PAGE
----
The white Lugana wine is compared to Soave Classico. Spumante, the most popular sparkling wine of the moment is also made in Franciacorta. Also Terre di Franciacorta DOC applies to a sturdy red made with Cabernet, Barbera and Nebbiolo grapes, as well as white wines made from Pinot Bianco and Chardonnay grapes.  Franciacorta reputation is in bottle fermented sparkling wines (Spumante). Nearly 1/3 of Italy’s ‘bottle fermentation method’ sparkling wines are produced around the city of Brescia. But only wines from selected vineyards qualify as Franciacorta DOCG, as in the case of Spumante.
Salute! Cheers!
(C)-Daniele Matteo- (2015).
Wine and Food Editor.

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The Wines of Trentino

 

Vernatsch

Vernatsch (Schiava) Grapes.

Trentino-Alto Adige – The Northernmost region of Italy is bordered by the Dolomiti mountains and it is difficult to cultivate the vines on steep often terraced hills called Ronghi. Therefore the growers must emphasize quality. About three-quarters of production is DOC and major share of it is exported.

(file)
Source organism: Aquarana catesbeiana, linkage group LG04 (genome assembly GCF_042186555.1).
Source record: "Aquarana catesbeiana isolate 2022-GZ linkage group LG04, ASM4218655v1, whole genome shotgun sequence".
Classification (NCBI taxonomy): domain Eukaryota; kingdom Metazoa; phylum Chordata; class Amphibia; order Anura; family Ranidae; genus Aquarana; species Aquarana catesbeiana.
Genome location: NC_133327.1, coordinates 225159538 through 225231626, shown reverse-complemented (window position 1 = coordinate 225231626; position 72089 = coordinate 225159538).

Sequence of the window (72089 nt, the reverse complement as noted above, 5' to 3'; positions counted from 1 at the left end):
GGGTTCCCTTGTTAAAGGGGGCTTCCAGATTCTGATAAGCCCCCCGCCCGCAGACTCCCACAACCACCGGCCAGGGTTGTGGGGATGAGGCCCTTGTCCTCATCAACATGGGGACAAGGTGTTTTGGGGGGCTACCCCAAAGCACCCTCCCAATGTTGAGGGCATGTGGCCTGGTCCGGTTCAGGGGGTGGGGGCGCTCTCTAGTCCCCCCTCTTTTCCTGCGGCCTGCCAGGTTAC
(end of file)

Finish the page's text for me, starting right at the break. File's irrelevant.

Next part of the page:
Trentino-Alto Adige , with borders on Switzerland and Austria in split into two distinctive Provinces . Trentino with city of Trento to the south and Alto Adige around Bolzano to the north with the German-Speaking population, also known as Sudtirol. Sudtirol is officially bi-lingual : German /Italian.  

The wine production is centered around two large DOC zones : Trentino in the  South  and Alto Adige in the  North.  The Alto Adige zone – Sudtirol – includes DOC wines from: Colli di Bolzano, Meranese di Collina, Santa Maddalena, Terlano, Valle d’Isarco and Val Venosta. 

The dominant grape in Alto Adige is  Schiava or  Vernatsch. A source of light bright reds that flow north to German-Speaking countries.  The one that is prized is Santa Maddalena, grown round the slopes overlooking the city of Bolzano. The best known wine is Caldaro produced around the lake of the same name.